The story behind the name:

One evening, at the Old Broadway Grill in Fargo, North Dakota, my brother caught the end of a Mountain Dew commercial. In the commercial, a Mountain Dew drinker was riding a shark in the ocean. My brother exclaimed in surprise, not realizing that it was a commercial. When I told him he declared "All I saw was a guy coming out of the shower with a shark." Of course, he meant water, but the idea of showering with sharks has been with me ever since.

Friday, April 13, 2012

Breech Baby

So, last Tuesday I had my 36 week appointment. For those of you who are not pregnancy literate, at 36 weeks the pregnant woman (namely me) goes in every week for the last four (or five or, god forbid, six) weeks until the baby is born. One of the things they check for at these visits is the positioning of the baby. Ideally, the baby is head down with the feet lodged somewhere near the unfortunate pregnant woman's ribs or heart.

Well, my 36 week appointment on Tuesday was going swimmingly until my doctor decided we better check the baby's position with an ultrasound. The baby was NOT in the preferred head-down position. The baby's head was up by my ribcage in what is referred to as a breech presentation. I'm not going to get into the various types of breech positions or why breech births are dangerous. Suffice it to say my doctor suggested we make an appointment to try to turn the baby manually in what is referred to as an external cephalic version. So, we scheduled the version for Friday afternoon at 1:00 p.m. I immediately texted Mark and told him to take Friday afternoon off.

Here are some important things to know about versions:
1. They work about 58% of the time.
2. If successful, there is a 12% chance that the baby will flip back into breech presentation.
3. If NOT successful, my hospital schedules a c-section as they do not delivery breech babies.
4. There is a small chance that the version will cause a) water to break, b) labor to start, c) problems with the placenta, or d) fetal distress. If that happens, the pregnant woman (namely me again) has to have an emergency c-section. This is why versions take place at the hospital in the birthing unit.

Well, after learning about the whole you-might-have-a-baby-Friday thing, I spent the next several days trying to prepare for the possibility that I might have a baby Friday. Fortunately (spoiler alert) I did not have to have a baby on Friday.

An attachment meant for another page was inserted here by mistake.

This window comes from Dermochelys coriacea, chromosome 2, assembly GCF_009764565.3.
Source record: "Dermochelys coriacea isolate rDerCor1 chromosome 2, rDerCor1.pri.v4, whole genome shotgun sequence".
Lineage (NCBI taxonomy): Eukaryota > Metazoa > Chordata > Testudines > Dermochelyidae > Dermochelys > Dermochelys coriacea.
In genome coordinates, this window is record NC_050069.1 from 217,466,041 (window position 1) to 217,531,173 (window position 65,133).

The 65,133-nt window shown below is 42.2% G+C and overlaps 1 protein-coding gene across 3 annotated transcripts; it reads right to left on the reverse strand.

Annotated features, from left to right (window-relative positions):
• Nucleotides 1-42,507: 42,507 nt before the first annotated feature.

Friday we arrived at the Birth Center at 12:30 and started the process. I put on a fashionable hospital gown and got hooked up to two monitors: one for baby's heartbeat, one for me. Over the next hour and a half the following occurred:
1. The nurse checked and thought the baby was probably still breech.
2. I got admitted - filled out paperwork - got a plastic bracelet.
3. I talked with Mark about how hungry we were (I was not allowed to eat or drink anything after I had breakfast this morning. As a side effect, Mark hadn't eaten anything either).
4. I had an ultrasound that confirmed that the baby was, in fact, breech.
5. I was given a shot of muscle relaxer in the arm which made me feel really weird.
6. Mark and I talked about baby names. No, we still don't know what we are going to name this baby so don't ask me. It causes me considerable stress.
7. I was told that because I'm Rh negative, I was going to need ANOTHER shot of Rhogam. I had one shot at my 27 week appointment. I dislike shots.
8. Mark joked that we were on a date, but instead of dinner and movie we were doing dinner and a version.
9. My doctor, along with our fantastic nurse, turned the baby.

The baby turning was remarkably fast and easy. She cooperated beautifully. It took less than five minutes and while not super comfortable, didn't even hurt. But 2:00 we were all done. Mark and I were both incredibly relieved that it had gone so well and that the baby was where she was supposed to be.

All that was left was for me to get my Rhogam shot and then we were home free. Or should I say food free. We were both STARVING.

The nurse went out and ordered the shot.

Time passed.

After 45 minutes there was a little knock on the door. Finally, I thought, the shot.

Nope. Phlebotomist.

I did not realize that I was going to have blood drawn. Dammit.

After the blood draw my nurse came back in and apologized for not letting me know about the blood draw. Apparently, all my records weren't good enough for the hospital. They had to draw some blood and check it out themselves.

So we waited some more.

At 3 p.m. I asked if I could go to the bathroom. I was still hooked up to everything. I was told that I could. I also found out I could eat the cereal bar I had in my purse. I did not share it with Mark.

We waited. Impatiently. And hungry.

At 3:30 my nurse came in and told me she had given my info to the next nurse on shift. She also said the new nurse would call down and check on my shot. Stupid shot. I hates it.

At 3:40 we were told the shot would be here in 20 minutes. Stupid, stupid shot.

Mark turned on the television and we watched the end of a disturbing show about insect infestations on Animal Planet and the beginning of television show on dogs.

At 4:10 the stupid shot FINALLY arrived! Just so you know, this is a shot that has be to given into a large muscle... and it burns... I'll let you speculate on where I got this particular shot.

Finally, at 4:30 we were on our way out of the parking ramp and headed toward food. So... that is how Mark and I were able to spend four and a half hours at the hospital for a successful procedure that only lasted 5 minutes.

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